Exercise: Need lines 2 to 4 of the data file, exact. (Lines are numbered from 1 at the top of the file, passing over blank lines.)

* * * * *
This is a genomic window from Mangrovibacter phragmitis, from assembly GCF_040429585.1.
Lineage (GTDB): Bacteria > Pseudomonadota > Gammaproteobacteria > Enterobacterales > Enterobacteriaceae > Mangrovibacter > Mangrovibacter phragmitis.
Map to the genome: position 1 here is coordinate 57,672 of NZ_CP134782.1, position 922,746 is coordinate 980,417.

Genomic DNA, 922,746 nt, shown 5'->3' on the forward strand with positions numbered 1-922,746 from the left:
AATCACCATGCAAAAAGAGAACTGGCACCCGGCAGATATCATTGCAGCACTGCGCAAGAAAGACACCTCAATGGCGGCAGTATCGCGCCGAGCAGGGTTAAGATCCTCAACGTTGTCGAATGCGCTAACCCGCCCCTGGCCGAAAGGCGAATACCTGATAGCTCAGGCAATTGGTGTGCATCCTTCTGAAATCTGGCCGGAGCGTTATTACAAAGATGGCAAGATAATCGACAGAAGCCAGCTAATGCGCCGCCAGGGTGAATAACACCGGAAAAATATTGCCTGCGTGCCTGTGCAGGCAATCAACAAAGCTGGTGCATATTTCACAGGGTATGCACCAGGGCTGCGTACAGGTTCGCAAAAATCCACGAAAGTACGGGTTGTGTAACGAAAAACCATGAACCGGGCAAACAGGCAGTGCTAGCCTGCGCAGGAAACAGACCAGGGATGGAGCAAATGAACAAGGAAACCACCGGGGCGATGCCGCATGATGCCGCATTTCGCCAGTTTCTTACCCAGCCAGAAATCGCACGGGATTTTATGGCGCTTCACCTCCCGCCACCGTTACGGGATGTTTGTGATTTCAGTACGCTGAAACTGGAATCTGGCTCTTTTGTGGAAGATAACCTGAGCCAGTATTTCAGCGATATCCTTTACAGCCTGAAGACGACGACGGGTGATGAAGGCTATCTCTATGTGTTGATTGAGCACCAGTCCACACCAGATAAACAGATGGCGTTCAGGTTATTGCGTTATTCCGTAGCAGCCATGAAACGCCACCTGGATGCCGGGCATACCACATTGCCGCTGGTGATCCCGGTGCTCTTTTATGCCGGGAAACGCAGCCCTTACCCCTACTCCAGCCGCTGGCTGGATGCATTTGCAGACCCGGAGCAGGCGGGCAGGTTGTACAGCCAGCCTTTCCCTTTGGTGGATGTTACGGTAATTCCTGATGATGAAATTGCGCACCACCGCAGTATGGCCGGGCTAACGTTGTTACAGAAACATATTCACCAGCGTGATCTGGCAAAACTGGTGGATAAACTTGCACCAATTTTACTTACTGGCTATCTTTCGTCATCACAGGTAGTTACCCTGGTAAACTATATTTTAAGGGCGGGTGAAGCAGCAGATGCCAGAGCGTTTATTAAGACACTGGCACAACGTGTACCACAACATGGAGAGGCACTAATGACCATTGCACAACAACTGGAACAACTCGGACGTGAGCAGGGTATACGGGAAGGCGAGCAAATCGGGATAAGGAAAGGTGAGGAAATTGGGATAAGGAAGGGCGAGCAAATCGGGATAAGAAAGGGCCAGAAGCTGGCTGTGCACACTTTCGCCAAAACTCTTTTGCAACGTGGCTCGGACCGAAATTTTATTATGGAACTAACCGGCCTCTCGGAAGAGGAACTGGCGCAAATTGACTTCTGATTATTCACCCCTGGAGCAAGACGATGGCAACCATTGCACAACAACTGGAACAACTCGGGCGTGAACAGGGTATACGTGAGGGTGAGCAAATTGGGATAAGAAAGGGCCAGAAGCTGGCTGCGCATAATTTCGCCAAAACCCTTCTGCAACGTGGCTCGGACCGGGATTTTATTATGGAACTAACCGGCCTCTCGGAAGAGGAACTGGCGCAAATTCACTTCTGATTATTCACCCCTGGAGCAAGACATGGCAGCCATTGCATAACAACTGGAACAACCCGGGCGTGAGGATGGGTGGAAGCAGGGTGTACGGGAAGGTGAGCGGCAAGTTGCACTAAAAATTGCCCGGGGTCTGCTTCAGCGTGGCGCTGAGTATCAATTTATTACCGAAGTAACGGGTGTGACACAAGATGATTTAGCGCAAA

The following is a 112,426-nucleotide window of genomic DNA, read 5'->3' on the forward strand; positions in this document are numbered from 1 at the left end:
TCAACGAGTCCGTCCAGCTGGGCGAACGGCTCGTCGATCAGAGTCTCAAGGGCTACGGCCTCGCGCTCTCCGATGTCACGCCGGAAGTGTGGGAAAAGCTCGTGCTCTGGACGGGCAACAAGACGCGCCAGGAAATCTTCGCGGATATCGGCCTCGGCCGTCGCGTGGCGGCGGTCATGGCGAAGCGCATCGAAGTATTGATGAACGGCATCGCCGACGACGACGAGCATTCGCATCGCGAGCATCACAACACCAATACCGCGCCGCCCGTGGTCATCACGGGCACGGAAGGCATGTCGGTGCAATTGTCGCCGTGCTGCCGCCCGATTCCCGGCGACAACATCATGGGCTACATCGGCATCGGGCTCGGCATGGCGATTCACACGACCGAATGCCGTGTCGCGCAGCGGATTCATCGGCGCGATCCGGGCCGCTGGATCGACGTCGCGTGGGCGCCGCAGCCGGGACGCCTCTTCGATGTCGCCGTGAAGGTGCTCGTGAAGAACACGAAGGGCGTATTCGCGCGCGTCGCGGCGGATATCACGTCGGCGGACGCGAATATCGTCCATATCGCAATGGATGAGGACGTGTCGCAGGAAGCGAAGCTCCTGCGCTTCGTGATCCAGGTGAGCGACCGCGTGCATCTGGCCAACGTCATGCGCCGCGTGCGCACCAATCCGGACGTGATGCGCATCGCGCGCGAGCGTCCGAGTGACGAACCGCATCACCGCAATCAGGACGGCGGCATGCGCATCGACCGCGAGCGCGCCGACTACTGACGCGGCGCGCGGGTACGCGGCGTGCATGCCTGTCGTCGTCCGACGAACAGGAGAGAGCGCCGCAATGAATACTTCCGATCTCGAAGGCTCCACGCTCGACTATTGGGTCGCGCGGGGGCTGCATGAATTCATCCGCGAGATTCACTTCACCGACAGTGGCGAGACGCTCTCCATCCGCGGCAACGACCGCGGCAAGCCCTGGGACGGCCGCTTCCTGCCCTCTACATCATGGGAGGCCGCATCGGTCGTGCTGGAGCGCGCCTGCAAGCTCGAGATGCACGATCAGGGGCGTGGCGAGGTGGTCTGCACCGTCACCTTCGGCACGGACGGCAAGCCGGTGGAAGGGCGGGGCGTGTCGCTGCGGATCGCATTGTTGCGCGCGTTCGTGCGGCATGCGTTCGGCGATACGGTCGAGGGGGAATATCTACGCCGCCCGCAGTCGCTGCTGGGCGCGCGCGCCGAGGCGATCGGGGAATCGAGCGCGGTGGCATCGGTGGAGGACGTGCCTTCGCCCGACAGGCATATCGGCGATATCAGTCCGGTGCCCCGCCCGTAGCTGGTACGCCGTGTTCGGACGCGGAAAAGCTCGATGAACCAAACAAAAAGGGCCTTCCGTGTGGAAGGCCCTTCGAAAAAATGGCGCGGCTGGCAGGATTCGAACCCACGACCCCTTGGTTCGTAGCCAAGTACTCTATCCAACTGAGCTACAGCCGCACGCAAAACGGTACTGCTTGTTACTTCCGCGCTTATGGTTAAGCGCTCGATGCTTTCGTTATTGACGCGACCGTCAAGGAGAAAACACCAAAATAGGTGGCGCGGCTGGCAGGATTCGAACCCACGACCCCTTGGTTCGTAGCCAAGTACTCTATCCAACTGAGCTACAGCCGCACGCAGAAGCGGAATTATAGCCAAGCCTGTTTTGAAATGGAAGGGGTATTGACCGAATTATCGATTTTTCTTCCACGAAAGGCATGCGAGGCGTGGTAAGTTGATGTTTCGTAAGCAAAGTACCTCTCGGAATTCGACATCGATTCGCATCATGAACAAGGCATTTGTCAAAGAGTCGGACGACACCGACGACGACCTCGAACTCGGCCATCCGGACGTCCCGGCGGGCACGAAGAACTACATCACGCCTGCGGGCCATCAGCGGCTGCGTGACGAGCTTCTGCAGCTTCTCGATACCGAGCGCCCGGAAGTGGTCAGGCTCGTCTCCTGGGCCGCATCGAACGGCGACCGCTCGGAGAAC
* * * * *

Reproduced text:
Lineage (GTDB): Bacteria > Pseudomonadota > Gammaproteobacteria > Enterobacterales > Enterobacteriaceae > Mangrovibacter > Mangrovibacter phragmitis.
Map to the genome: position 1 here is coordinate 57,672 of NZ_CP134782.1, position 922,746 is coordinate 980,417.

Genomic DNA, 922,746 nt, shown 5'->3' on the forward strand with positions numbered 1-922,746 from the left: